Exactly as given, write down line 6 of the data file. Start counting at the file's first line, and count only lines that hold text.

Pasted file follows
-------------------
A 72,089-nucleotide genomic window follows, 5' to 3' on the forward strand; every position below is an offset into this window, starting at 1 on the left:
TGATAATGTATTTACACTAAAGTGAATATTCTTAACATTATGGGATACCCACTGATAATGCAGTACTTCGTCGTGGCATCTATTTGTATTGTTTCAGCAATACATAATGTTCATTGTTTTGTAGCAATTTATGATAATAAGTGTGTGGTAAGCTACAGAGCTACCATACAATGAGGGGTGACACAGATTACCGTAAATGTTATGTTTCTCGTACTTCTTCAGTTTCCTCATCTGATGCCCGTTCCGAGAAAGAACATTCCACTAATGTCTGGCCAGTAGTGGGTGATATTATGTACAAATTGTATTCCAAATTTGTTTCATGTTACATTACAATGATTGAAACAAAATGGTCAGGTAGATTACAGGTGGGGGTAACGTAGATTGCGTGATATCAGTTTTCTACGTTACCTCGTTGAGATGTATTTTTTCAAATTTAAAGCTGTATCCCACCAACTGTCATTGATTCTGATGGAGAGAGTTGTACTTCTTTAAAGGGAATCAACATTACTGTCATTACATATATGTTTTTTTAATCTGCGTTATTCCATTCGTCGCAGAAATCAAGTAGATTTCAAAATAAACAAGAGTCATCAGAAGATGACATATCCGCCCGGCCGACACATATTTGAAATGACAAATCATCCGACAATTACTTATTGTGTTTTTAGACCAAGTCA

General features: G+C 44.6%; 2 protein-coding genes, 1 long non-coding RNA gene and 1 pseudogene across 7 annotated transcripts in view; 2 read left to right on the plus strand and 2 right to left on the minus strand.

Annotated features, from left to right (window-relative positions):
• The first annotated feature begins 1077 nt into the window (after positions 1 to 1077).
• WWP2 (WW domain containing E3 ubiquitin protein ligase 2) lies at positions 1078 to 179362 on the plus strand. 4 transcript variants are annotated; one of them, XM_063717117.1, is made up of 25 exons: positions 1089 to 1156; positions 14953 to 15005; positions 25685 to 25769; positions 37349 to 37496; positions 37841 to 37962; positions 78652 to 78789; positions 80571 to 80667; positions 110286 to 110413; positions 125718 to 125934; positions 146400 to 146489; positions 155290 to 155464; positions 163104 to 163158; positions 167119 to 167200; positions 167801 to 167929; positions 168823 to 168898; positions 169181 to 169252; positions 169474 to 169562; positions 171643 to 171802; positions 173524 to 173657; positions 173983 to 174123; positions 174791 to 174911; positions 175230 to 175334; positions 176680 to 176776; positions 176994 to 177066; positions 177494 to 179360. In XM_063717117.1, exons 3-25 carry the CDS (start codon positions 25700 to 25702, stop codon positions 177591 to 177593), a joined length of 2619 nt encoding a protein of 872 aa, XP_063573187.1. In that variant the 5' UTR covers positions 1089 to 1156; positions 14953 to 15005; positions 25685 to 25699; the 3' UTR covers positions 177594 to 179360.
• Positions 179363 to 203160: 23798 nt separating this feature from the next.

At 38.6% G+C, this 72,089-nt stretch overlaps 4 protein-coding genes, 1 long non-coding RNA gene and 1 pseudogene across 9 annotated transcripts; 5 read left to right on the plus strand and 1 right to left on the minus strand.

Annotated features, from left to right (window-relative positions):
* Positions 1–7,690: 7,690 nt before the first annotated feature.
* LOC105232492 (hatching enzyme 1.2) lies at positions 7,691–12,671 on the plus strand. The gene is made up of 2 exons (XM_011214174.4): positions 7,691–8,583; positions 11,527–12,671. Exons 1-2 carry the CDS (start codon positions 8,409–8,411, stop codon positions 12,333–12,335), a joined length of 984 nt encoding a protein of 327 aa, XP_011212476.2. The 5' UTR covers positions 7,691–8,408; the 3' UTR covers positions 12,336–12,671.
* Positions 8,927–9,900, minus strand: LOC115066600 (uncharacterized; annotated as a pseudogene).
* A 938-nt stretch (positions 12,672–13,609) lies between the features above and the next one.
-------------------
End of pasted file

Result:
• WWP2 (WW domain containing E3 ubiquitin protein ligase 2) lies at positions 1078 to 179362 on the plus strand. 4 transcript variants are annotated; one of them, XM_063717117.1, is made up of 25 exons: positions 1089 to 1156; positions 14953 to 15005; positions 25685 to 25769; positions 37349 to 37496; positions 37841 to 37962; positions 78652 to 78789; positions 80571 to 80667; positions 110286 to 110413; positions 125718 to 125934; positions 146400 to 146489; positions 155290 to 155464; positions 163104 to 163158; positions 167119 to 167200; positions 167801 to 167929; positions 168823 to 168898; positions 169181 to 169252; positions 169474 to 169562; positions 171643 to 171802; positions 173524 to 173657; positions 173983 to 174123; positions 174791 to 174911; positions 175230 to 175334; positions 176680 to 176776; positions 176994 to 177066; positions 177494 to 179360. In XM_063717117.1, exons 3-25 carry the CDS (start codon positions 25700 to 25702, stop codon positions 177591 to 177593), a joined length of 2619 nt encoding a protein of 872 aa, XP_063573187.1. In that variant the 5' UTR covers positions 1089 to 1156; positions 14953 to 15005; positions 25685 to 25699; the 3' UTR covers positions 177594 to 179360.